I didn’t mean to kill myself. Or maybe I did. But it has to count for something that I walked myself down to the local hospital just before 5 a.m. and asked to voluntarily commit myself.

I was lucky. Despite vomiting blood, I had no major internal organ damage and I failed to cut deeply in my attempts to slit my wrists or my throat. They even managed to find me a bed in the psych ward after only 18 hours in the ER. That’s unusual—often times people stay in emergency departments for days before a bed opens up. Or they get shuffled around to different psychiatric units, sometimes out of state.

It was past midnight by the time I finally was cleared by the night-shift psychiatrist and given a bed. The first person to talk to me was a boy who helped me get acclimated to the ward. He told me a bit about himself, how he dropped out of high school and couldn’t keep a job due to his illness. On his 21st birthday, which was my second day in the ward, I asked him what he wanted for his birthday. He said that all he wanted was to go out to dinner with his mom and four brothers. Later in the week, I learned he was committed for attempting to murder his entire family.

The length of psychiatric stays varies; mine was just a week, on average with the majority of American cases, as the staff tries to get you on your feet and discharged immediately to make room for new patients. The first boy I met was only in the ward for two weeks. Another young man had been in the ward for four months, and I’m still not sure if he’s out.

In a sense, it’s easier to be inside the psychiatric ward than outside it. When searching for outpatient care, I was told that the hospital hadn’t been taking new patients in over two years. Through connections, my mother was able to find a few psychiatrists who were open to new patients, but none of them were within my health insurance plan. One charged $700 for an evaluation alone. Thankfully, I have family willing to pay for these services, but not everyone is able; over 50 percent of mentally ill Americans listed cost as a reason to not seek treatment.

The National Alliance on Mental Illness estimates that 1 in 5 Americans suffers from mental illness in a given year—that’s 18.5 percent of the population, or 43.8 million people. Chances are you know someone suffering—but do you know that they’re suffering?

There is a huge stigma around mental illness and it directly affects whether people seek treatment. Whitesare the most likely to get treatment for mental illness, with Blacks and Latinos getting help at half the rate of Whites. According to the 2010 National Healthcare Disparities Report, Asians get even less help—clocking in at only 1/3 of the rate of Whites. But it’s not just treatment that’s affected by race; we see a difference even in the acknowledgement that people are struggling. As a general rule, people of color don’t talk about mental illness. We suffer silently.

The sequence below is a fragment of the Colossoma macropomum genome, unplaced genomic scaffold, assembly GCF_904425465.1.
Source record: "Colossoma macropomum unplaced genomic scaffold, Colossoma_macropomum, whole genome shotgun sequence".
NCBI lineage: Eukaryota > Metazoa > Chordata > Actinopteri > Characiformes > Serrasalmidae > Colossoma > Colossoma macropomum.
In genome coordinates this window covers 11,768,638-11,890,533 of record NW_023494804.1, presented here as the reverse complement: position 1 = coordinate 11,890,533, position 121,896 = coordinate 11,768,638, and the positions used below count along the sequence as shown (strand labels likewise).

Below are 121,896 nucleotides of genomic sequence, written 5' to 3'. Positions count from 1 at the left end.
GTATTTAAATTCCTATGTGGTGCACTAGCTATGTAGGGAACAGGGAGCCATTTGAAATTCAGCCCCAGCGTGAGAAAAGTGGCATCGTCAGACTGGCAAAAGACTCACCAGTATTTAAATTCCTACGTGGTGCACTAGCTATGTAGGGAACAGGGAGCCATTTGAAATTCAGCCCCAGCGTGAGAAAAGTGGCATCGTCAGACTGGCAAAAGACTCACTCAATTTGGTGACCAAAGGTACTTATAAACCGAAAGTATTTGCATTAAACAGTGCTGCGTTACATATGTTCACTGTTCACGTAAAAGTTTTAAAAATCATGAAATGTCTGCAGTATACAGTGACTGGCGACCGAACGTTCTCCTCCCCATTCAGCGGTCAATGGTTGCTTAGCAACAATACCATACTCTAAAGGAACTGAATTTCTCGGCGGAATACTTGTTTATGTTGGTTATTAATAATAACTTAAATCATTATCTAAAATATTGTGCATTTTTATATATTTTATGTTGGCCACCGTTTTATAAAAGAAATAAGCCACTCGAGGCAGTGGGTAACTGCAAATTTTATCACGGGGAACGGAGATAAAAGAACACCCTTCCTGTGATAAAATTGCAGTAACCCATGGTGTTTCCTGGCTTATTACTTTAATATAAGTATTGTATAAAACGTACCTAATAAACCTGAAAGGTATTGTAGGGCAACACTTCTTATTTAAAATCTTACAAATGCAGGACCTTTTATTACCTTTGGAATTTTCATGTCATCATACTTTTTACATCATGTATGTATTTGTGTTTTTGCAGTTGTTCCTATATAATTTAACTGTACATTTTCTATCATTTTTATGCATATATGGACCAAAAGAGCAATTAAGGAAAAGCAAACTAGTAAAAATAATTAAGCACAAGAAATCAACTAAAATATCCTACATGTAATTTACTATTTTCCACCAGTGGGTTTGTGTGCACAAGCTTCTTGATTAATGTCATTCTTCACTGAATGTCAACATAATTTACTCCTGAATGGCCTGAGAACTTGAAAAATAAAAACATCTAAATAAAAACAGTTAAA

Throughout high school, I struggled with self-harm, depression, and substance abuse. While college has been exponentially better, my latest episode could easily have been my last.

So when presidential candidates make a joke of mental illness on national television, I am pained. Here are two Democratic candidates whom I support and who claim they care about the accessibility of mental health care. Yet, Senator Sanders chose to equate mentally ill people—people like me—to the hatemongers of the Republican Party.

I don’t know which is worse: that Sanders thought this joke was in good-taste or that Secretary Clinton—and the entire audience in Flint, Mich.—laughed along with Sanders. Every day, Americans use mental illness as shorthand for bigotry, for stupidity, for violence. For sure, violence can be a part of some mental illness. But for those of us inside mental institutions hoping to get out, we are not given the luxury of being angry like Trump or bigoted like Cruz.

I am still raw after being released; cuts down my arms have not fully healed and I have bruises from the blood tests performed on me. I am processing the enormity of my actions and my illness, and what it means for those who survive my suicide attempt with me. I am angry with the politicians who see us as a joke, but I am not angry for myself alone.

I am angry for the young woman who came to the Boston hospital alone, because there is no in-patient psychiatric ward in Martha’s Vineyard.

I am angry for the elderly Latina woman who couldn’t communicate with any of the nursing staff at the hospital because there was no translator on the ward.

I am angry for the middle-aged woman whose doctor violated her rights as a patient.

I am angry for all of the lives derailed from reaching their true potential being turned into a cheap laugh for the viewers at home by those who cannot begin to understand our pain.

More than anything, I am haunted by the desperation of a boy who wants nothing more than to see his little brother, days after trying to kill him.


10 thoughts on “Democrats and Mental Health

  1. I can’t imagine your pain. I have suffered from severe depression for most of my adult life. I was told it was “all in my head” (duh), that I was using my illness as an excuse for being a bitch and a crybaby. After the death of my son, I was truly on the brink of ending my life. I wanted to be with him more than I wanted to be here.

    People who do not understand this pain that you can’t always see think it’s “just an excuse”. I go through the ups and downs of my pain daily and have to make the decision to soldier on for the sake of my family. Most of the time, I’m glad I did because I have a lot to live for. But there are days when it’s just overwhelming.